Promoting Economic Justice for Family-Scale Farming

NEWS FROM THE CORNUCOPIA INSTITUTE

News From the Cornucopia Institute

June 14, 2016

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Call Now to Protect Vermont’s GMO Food Labeling Law

Source: Alexandra E Rust

Source: Alexandra E Rust

Vermont’s GMO food labeling law is scheduled to take effect on July 1. Monsanto and other Big Food opponents are scrambling to come up with a federal law to block or preempt Vermont’s state law. Millions are being spent to keep you uninformed. Take action to stop Big Ag from preempting the Vermont law. Call (202) 224-3121 to connect to the U.S. Capitol Switchboard. Operators will connect you to your Senator’s office. Tell your Senator you want them to protect your right to know what’s in your food.

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Comment by July 13: Draft Organic Livestock Rules

The USDA’s proposed organic animal welfare standards rule is a hodge-podge of regulations. Some are a step in the right direction, some favor corporate organic agriculture, and some are just not good farming practice. The minimum poultry welfare standards in the draft rule are grossly inadequate, and the dairy standards jeopardize cow health and the environment. What’s worse, needed changes could take as long as eight years to implement. The public comment period ends on July 13 (extended from June thanks to popular outcry). You can learn more about the proposal, read Cornucopia’s analysis, and find sample comment language here.

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Cornucopia’s Kastel Says Columnist Misses Mark on Organics

Source: UNDP

Source: UNDP

A Washington Post opinion piece asks, “Is organic agriculture really better for the environment?” Pro-GMO author Tamar Haspel touts conventional agriculture’s higher yields (in direct opposition to Rodale Institute’s findings) and erosion reduction when a no-till system is used. She indicates pesticides used in organics are as toxic as those used in conventional agriculture, then shares a favorite refrain of Big Ag: trace amounts of pesticides in food are not dangerous to human health. In a brief response, Cornucopia codirector Mark Kastel, points out the institutional research bias and lack of funding for organics that makes these sorts of arguments suspect. Read his full response here.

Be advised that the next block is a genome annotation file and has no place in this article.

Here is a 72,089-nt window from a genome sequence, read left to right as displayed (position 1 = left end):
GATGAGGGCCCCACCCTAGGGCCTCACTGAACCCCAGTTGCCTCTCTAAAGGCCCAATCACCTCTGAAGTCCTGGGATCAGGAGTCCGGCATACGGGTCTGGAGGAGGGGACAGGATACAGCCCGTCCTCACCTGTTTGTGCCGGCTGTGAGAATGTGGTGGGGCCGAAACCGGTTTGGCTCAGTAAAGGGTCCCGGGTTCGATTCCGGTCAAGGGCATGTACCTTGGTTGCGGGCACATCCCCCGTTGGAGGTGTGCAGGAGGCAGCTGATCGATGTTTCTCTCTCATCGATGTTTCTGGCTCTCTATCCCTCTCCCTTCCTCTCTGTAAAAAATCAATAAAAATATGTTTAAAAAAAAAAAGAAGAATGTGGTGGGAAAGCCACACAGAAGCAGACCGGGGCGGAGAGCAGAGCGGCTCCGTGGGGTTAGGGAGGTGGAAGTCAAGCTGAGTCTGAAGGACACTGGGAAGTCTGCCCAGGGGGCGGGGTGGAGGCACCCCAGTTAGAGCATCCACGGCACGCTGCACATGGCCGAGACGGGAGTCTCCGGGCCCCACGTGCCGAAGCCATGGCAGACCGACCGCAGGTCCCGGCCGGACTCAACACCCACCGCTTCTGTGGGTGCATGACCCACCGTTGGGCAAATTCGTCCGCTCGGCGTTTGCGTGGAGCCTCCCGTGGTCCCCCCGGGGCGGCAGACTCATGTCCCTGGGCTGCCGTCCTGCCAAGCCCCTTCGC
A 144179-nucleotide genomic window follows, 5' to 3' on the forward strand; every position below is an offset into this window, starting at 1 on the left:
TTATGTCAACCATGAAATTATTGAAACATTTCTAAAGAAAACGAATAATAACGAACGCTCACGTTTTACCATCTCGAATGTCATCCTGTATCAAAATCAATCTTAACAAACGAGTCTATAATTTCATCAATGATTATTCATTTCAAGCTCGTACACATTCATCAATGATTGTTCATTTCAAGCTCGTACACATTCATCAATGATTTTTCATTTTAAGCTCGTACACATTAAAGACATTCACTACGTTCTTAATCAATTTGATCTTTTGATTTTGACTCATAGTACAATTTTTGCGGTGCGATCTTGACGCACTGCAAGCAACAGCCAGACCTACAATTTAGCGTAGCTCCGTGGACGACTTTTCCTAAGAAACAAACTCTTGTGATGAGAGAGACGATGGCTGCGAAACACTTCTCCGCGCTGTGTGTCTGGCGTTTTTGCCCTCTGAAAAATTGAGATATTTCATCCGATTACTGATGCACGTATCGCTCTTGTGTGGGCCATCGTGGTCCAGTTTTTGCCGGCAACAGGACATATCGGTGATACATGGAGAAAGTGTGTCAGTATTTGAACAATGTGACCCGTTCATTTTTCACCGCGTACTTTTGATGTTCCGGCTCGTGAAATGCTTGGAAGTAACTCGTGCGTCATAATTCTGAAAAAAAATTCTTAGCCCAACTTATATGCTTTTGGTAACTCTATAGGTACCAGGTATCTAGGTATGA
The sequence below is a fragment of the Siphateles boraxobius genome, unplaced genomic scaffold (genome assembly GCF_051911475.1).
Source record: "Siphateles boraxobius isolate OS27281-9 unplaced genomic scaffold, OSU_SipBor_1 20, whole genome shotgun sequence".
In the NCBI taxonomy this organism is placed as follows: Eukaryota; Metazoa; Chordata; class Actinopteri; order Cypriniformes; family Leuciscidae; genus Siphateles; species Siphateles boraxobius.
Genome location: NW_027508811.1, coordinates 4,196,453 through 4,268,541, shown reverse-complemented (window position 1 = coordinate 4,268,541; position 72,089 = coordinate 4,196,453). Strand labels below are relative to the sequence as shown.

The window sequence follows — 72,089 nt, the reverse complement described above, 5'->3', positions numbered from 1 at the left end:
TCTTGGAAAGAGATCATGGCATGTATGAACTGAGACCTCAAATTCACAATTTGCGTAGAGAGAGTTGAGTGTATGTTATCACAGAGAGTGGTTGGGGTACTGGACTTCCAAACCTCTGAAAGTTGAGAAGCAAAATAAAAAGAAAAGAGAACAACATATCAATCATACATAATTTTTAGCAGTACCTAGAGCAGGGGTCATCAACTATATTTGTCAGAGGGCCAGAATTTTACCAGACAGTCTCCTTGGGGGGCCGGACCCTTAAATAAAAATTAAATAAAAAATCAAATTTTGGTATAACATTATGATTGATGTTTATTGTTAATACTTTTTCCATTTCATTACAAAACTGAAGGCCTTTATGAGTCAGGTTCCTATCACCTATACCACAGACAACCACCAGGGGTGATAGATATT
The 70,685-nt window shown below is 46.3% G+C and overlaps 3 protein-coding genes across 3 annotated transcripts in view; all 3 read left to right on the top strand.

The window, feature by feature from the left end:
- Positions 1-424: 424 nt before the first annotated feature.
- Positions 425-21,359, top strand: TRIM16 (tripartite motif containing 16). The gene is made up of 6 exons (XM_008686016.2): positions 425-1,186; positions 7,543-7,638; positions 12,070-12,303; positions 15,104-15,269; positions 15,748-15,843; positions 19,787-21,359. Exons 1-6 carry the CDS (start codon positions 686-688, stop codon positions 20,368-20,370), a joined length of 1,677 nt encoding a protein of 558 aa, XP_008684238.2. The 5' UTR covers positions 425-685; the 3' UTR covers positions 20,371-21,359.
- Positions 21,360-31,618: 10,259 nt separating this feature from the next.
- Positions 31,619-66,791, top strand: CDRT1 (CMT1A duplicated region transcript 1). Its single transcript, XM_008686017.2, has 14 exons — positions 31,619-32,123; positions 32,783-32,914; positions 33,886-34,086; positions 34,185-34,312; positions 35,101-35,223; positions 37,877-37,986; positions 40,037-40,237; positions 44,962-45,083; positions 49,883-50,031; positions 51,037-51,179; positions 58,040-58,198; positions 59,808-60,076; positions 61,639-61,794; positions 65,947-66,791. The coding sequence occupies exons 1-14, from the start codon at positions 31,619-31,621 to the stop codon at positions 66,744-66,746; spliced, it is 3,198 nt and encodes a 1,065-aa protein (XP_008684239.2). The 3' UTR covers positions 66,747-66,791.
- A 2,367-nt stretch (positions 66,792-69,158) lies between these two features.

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Soil: A Love Story

Source: Butterworks Farm

Source: Butterworks Farm

Butterworks Farm in Vermont turns 40 this season, and Jack Lazor, one of its stewards, shares his observations and discusses his deep love of the soil. With the help of soil guru Fred Franklin, Acres USA, and the essays of William Albrecht, Jack set out to balance the minerals in the soils on his farm decades ago. Although the inputs were costly, he soon realized his cows were healthier and producing more milk. His fields were thriving as well, tripling in feed quality and output, allowing him to grow his herd. You can read Jack’s uplifting story here.

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New Report Sweeps GE Crop Issues Under Rug

Source: Jimmy Smith

Source: Jimmy Smith

recent report by The National Academy of Science (NAS) found no evidence that genetically engineered traits provide better yields. The report did find that herbicide-resistant crops result in increased herbicide use. However, the report avoids several important topics including the “transgenic treadmill,” whereby herbicide-resistant weeds created by current herbicide use become the pretext for new herbicides and new GE herbicide-resistant crops. NAS also questions the link between glyphosate use and monarch butterfly decline, although the science is accepted by both independent scientists and the USDA. Read Center for Food Safety’s full analysis of the report, Genetically Engineered Crops: Experiences and Prospects, here.

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The Cornucopia Institute

is a nonprofit organization engaged in research and educational activities supporting the ecological principles and economic wisdom underlying sustainable and organic agriculture. Through research and investigations on agricultural and food issues, The Cornucopia Institute provides needed information to family farmers, consumers, stakeholders involved in the good food movement, and the media.

P.O. Box 126 Cornucopia, Wisconsin 54827
TEL: 608-625-2000 | FAX: 866-861-2214 | www.cornucopia.org